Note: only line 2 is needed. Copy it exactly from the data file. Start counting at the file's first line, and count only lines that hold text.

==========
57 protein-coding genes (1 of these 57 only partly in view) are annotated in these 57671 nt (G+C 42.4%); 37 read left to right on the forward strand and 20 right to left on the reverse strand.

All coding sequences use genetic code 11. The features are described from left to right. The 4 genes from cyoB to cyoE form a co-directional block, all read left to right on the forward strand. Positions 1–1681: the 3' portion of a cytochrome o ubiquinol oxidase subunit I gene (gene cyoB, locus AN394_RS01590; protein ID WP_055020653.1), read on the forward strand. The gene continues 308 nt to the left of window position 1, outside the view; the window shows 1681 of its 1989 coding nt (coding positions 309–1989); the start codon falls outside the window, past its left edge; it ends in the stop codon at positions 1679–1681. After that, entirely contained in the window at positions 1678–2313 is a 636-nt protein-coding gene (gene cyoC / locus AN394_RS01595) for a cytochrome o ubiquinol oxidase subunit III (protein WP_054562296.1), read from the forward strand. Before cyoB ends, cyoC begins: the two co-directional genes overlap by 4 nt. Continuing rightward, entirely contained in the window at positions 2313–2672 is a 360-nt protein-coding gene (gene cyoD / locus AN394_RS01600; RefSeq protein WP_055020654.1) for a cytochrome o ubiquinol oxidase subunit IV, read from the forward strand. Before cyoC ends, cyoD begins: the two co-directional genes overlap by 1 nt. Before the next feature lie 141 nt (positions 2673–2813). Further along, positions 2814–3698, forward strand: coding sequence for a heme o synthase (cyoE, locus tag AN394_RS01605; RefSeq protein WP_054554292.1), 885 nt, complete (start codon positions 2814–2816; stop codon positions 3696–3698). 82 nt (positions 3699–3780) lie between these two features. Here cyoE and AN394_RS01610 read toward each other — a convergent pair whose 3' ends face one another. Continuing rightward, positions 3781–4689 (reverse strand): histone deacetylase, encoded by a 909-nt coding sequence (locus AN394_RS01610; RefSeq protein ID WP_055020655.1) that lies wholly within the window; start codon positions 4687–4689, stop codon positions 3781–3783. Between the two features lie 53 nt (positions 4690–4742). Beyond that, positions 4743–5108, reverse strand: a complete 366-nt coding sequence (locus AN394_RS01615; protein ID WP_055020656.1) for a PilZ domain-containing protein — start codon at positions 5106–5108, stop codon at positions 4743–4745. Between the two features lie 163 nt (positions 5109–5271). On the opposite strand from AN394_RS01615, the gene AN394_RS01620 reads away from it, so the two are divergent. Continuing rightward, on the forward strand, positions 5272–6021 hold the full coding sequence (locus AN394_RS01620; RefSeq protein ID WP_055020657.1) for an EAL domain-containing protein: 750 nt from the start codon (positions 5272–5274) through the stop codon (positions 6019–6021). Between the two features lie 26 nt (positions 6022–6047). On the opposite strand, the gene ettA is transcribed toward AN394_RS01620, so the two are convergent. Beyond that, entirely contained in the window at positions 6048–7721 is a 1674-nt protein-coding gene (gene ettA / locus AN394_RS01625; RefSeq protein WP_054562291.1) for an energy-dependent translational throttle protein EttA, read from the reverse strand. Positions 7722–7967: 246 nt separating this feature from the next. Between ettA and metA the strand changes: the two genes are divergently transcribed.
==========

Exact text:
All coding sequences use genetic code 11. The features are described from left to right. The 4 genes from cyoB to cyoE form a co-directional block, all read left to right on the forward strand. Positions 1–1681: the 3' portion of a cytochrome o ubiquinol oxidase subunit I gene (gene cyoB, locus AN394_RS01590; protein ID WP_055020653.1), read on the forward strand. The gene continues 308 nt to the left of window position 1, outside the view; the window shows 1681 of its 1989 coding nt (coding positions 309–1989); the start codon falls outside the window, past its left edge; it ends in the stop codon at positions 1679–1681. After that, entirely contained in the window at positions 1678–2313 is a 636-nt protein-coding gene (gene cyoC / locus AN394_RS01595) for a cytochrome o ubiquinol oxidase subunit III (protein WP_054562296.1), read from the forward strand. Before cyoB ends, cyoC begins: the two co-directional genes overlap by 4 nt. Continuing rightward, entirely contained in the window at positions 2313–2672 is a 360-nt protein-coding gene (gene cyoD / locus AN394_RS01600; RefSeq protein WP_055020654.1) for a cytochrome o ubiquinol oxidase subunit IV, read from the forward strand. Before cyoC ends, cyoD begins: the two co-directional genes overlap by 1 nt. Before the next feature lie 141 nt (positions 2673–2813). Further along, positions 2814–3698, forward strand: coding sequence for a heme o synthase (cyoE, locus tag AN394_RS01605; RefSeq protein WP_054554292.1), 885 nt, complete (start codon positions 2814–2816; stop codon positions 3696–3698). 82 nt (positions 3699–3780) lie between these two features. Here cyoE and AN394_RS01610 read toward each other — a convergent pair whose 3' ends face one another. Continuing rightward, positions 3781–4689 (reverse strand): histone deacetylase, encoded by a 909-nt coding sequence (locus AN394_RS01610; RefSeq protein ID WP_055020655.1) that lies wholly within the window; start codon positions 4687–4689, stop codon positions 3781–3783. Between the two features lie 53 nt (positions 4690–4742). Beyond that, positions 4743–5108, reverse strand: a complete 366-nt coding sequence (locus AN394_RS01615; protein ID WP_055020656.1) for a PilZ domain-containing protein — start codon at positions 5106–5108, stop codon at positions 4743–4745. Between the two features lie 163 nt (positions 5109–5271). On the opposite strand from AN394_RS01615, the gene AN394_RS01620 reads away from it, so the two are divergent. Continuing rightward, on the forward strand, positions 5272–6021 hold the full coding sequence (locus AN394_RS01620; RefSeq protein ID WP_055020657.1) for an EAL domain-containing protein: 750 nt from the start codon (positions 5272–5274) through the stop codon (positions 6019–6021). Between the two features lie 26 nt (positions 6022–6047). On the opposite strand, the gene ettA is transcribed toward AN394_RS01620, so the two are convergent. Beyond that, entirely contained in the window at positions 6048–7721 is a 1674-nt protein-coding gene (gene ettA / locus AN394_RS01625; RefSeq protein WP_054562291.1) for an energy-dependent translational throttle protein EttA, read from the reverse strand. Positions 7722–7967: 246 nt separating this feature from the next. Between ettA and metA the strand changes: the two genes are divergently transcribed.